5. I live by William Morris’ quote and have nothing in my home unless it is useful or beautiful. Inheritances, ah, it almost caused murder in our family – the tale could never appear in my blog!

  6. Dear Lisa, I’m impressed with your organisation!

    I tend to get rid of paperwork after a few years. Ditto Tabitha on William Morris’ wise words.

    I hope you’re having a great weekend xx

  7. Grrr…. I had to go through my records from the mid-1990s to find the basis on something. A bond that, like a sucker, I held to maturity.

    I also did my younger son’s return. He’s a senior and we sold almost the last of his funds to pay his tuition. He doesn’t owe but needed to file soas to avoid threatening letters.

    All those years of driving old cars bought us tutitions for both children. I’m afraid the most significant thing I’ve got to leave my kids is degrees with no accompaning debt.

    Is the absence of debt the new wealth?

    1. I’m afraid the most significant thing I’ve got to leave my kids is degrees with no accompaning debt.

      As someone who had to borrow money for college (60% of my first year’s salary before student loan interest was deductible) and who paid for grad school from the savings from 5 years of work, peanut butter sandwiches for lunch, small apartments, used furniture and a crummy car, let me say that leaving your kids a degree with no debt is a wonderful gift.

      People with no college debt have freedom. They can take a job just because they like it, even if it doesn’t pay very much. When you have debt, you are a prisoner to it.

      PS Dave Ramsey says the paid off mortgage is the new BMW.

    2. OMG! I love that: The absence of debt is the new wealth. Perfect! I have many friends who are certainly more flush than I am, but who also carry such debt as I cannot conceive of. While I do have a certain amount of my own debt, I am on my way to being debt-free. And, yes, I drive an older Volvo.

  8. These semi-personal posts of yours are my favourites. The others, of course, are essential, as they give you the gravitas that makes us want to know more about you, but I’ve always fallen for the hinted detail.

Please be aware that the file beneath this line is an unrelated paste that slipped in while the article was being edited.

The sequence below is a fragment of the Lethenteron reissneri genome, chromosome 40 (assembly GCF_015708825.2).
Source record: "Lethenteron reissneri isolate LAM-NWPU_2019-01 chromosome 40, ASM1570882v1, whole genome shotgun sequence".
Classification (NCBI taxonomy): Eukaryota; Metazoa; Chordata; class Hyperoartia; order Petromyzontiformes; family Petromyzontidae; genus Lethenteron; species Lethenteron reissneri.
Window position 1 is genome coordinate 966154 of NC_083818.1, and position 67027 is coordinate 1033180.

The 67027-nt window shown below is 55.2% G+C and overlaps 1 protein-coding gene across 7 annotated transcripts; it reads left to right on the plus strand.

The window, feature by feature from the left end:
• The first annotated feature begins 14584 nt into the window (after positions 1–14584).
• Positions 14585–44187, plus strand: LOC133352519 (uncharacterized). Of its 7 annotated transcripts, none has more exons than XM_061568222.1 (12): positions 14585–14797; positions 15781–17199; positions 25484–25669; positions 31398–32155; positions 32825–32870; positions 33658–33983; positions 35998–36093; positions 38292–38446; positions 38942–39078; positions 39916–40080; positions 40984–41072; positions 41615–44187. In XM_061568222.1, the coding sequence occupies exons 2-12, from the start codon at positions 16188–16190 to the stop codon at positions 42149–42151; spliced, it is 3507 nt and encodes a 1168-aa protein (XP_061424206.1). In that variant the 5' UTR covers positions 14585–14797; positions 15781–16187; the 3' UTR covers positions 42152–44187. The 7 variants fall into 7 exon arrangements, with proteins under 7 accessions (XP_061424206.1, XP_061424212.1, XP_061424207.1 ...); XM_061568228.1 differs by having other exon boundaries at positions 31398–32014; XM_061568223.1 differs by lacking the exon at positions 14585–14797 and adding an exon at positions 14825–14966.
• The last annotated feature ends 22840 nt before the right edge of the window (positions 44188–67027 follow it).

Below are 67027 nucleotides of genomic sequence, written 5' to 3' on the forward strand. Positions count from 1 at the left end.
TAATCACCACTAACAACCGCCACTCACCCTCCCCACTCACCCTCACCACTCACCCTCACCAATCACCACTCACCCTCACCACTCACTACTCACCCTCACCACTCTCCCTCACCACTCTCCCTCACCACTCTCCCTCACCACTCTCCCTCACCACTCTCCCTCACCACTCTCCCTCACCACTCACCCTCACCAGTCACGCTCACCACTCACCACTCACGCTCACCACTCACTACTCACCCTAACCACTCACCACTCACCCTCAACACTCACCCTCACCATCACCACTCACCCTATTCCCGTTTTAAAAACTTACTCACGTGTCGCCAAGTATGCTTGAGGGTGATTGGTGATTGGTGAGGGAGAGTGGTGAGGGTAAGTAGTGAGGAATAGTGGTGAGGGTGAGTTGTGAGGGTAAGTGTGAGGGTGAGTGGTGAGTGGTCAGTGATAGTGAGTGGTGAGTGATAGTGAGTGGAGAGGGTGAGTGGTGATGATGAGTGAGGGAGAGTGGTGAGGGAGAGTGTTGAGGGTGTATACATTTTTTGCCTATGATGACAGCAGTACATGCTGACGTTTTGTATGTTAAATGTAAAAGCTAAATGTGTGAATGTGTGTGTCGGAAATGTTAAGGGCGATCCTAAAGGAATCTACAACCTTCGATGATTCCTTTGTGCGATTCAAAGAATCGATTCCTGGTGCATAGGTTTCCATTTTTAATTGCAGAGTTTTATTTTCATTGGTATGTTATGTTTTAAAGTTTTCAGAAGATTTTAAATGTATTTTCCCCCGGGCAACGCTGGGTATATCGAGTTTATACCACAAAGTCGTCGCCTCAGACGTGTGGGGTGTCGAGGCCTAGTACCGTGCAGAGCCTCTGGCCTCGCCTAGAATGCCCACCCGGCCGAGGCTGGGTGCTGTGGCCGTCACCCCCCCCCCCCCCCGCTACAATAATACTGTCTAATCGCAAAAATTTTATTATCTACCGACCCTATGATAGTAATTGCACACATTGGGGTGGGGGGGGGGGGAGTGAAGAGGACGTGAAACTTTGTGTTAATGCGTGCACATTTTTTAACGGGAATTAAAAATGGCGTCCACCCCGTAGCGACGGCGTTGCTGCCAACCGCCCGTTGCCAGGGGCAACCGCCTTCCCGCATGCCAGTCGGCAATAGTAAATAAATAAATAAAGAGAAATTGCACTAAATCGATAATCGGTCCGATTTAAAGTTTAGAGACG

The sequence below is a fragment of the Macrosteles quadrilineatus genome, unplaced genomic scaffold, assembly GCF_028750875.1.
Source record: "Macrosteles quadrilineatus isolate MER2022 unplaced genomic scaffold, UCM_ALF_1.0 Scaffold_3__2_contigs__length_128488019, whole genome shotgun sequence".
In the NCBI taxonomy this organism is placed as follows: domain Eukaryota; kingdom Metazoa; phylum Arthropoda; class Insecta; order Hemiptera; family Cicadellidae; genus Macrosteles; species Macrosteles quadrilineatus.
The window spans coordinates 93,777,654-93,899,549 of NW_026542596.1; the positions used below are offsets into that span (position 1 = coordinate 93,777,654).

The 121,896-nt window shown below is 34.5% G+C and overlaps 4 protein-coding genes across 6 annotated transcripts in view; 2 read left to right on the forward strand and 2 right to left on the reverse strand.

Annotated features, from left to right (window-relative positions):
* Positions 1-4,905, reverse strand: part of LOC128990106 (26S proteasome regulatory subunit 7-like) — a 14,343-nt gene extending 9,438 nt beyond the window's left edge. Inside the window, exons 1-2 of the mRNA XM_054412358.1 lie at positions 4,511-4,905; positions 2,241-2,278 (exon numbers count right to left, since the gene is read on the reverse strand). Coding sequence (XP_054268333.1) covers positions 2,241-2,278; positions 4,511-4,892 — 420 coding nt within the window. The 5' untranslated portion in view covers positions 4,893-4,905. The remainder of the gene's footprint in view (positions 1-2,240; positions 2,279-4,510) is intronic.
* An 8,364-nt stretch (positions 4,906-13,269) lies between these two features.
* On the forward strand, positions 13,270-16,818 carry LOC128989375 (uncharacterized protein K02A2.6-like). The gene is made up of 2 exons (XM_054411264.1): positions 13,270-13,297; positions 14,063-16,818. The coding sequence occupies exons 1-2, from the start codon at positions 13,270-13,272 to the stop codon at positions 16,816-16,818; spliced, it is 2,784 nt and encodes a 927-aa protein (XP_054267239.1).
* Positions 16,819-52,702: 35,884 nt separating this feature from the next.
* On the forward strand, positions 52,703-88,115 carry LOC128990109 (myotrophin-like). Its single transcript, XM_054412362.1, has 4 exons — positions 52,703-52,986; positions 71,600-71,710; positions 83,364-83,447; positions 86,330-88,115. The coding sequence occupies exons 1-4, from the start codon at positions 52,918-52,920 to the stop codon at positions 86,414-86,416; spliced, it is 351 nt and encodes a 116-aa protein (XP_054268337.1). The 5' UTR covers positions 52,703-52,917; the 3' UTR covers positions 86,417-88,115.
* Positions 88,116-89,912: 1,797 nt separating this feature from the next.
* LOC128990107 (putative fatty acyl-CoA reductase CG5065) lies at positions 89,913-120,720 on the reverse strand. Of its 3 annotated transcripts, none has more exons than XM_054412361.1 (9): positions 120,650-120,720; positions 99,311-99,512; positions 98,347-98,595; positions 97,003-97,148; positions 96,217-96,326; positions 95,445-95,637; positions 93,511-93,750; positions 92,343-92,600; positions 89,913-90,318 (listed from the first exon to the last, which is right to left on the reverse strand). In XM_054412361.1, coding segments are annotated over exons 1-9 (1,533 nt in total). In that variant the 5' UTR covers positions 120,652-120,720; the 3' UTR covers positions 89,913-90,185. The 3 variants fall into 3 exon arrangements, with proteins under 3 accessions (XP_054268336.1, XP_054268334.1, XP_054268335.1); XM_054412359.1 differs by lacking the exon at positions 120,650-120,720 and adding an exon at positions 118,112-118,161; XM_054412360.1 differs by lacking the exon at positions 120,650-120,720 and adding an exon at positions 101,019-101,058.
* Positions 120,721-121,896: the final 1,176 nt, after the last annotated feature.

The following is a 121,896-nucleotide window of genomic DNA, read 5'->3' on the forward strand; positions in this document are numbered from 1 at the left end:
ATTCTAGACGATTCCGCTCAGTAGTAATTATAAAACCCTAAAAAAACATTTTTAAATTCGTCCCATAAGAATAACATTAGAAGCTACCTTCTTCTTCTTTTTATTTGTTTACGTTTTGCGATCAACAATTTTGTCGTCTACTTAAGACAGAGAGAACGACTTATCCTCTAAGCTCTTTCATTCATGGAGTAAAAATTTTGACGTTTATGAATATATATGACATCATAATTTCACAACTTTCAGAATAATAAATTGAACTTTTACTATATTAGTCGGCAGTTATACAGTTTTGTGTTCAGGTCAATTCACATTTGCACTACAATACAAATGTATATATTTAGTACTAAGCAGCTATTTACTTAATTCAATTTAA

9. I have travelled the country and move easily between many different worlds… except the one of which you write.
    All the world’s I know see financial records as insurance against the inevitable personal downfall, or evidence that should be destroyed in the event of the inevitable personal downfall.
    That dragon with whom you cohabited with was the same one that flew around torching the villages I lived in… at least we thought so.
    I do appreciate your pulling back the curtain a bit. It helps me grow.

    1. This fascinates me too! Very different from my own upbringing.

      For some reason I assumed all people of means naturally inherited their family’s knowledge of and confidence with money management… by osmosis?

      I’m sorry you felt anxious about this gift, and wonder if it that feeling is common among inheritance recipients. If so, I wonder why more financial management information isn’t passed down as well (and more generally, why money can be so hard to talk about for many different people).

      In any case, your book and the “forensic accounting” (also love that phrase!) will be fascinating to read whenever you’re ready to write it! Maybe under a pen name?

  10. I have come to bring you a message. This is the spirit of your Grandmother speaking. She says to you: Dearest, now that you have told the world where your financial records are stored, please assure me that your garage is triple locked, day and night. With love, Grandmama

  11. I love, love, love the description/image of your inheritance as, “… a friendly dragon I did not own, providing reliable heat, but never allowing a ride on its back.” I too came into a not huge inheritance at 21… and I haven’t touched it (I’m only 26- so not such a feat). I feel an odd disassociation from it… yet, I do feel the warmth (a dragon’s fire is a fantastic descriptor) that comes from knowing the fire is there.

  12. Only you could create poetry out of a tax filing. Truly. Brava!

    (And I’m with you on the un-clutter; I just organized a box of California myself today and am feeling settled now that it’s tidied & “home”.)

  13. Lisa…
    you are fortunate to have both an inheritance and a garage!

    In the past when I have overdrawn my account I have experienced moments of panic, which has taught me to live within my means.

    Clutter control is ongoing here…

  14. Ha, our annual records fit into a shoebox and when I have two or three shoebox, I moved them into one of these larger boxes…where they are then filed into a deep closet. As for unbidden money, my children fell into some when their father was deceased. I was to oversee it for them, but felt so conflicted about it, that I simply saved it…and they frittered it away.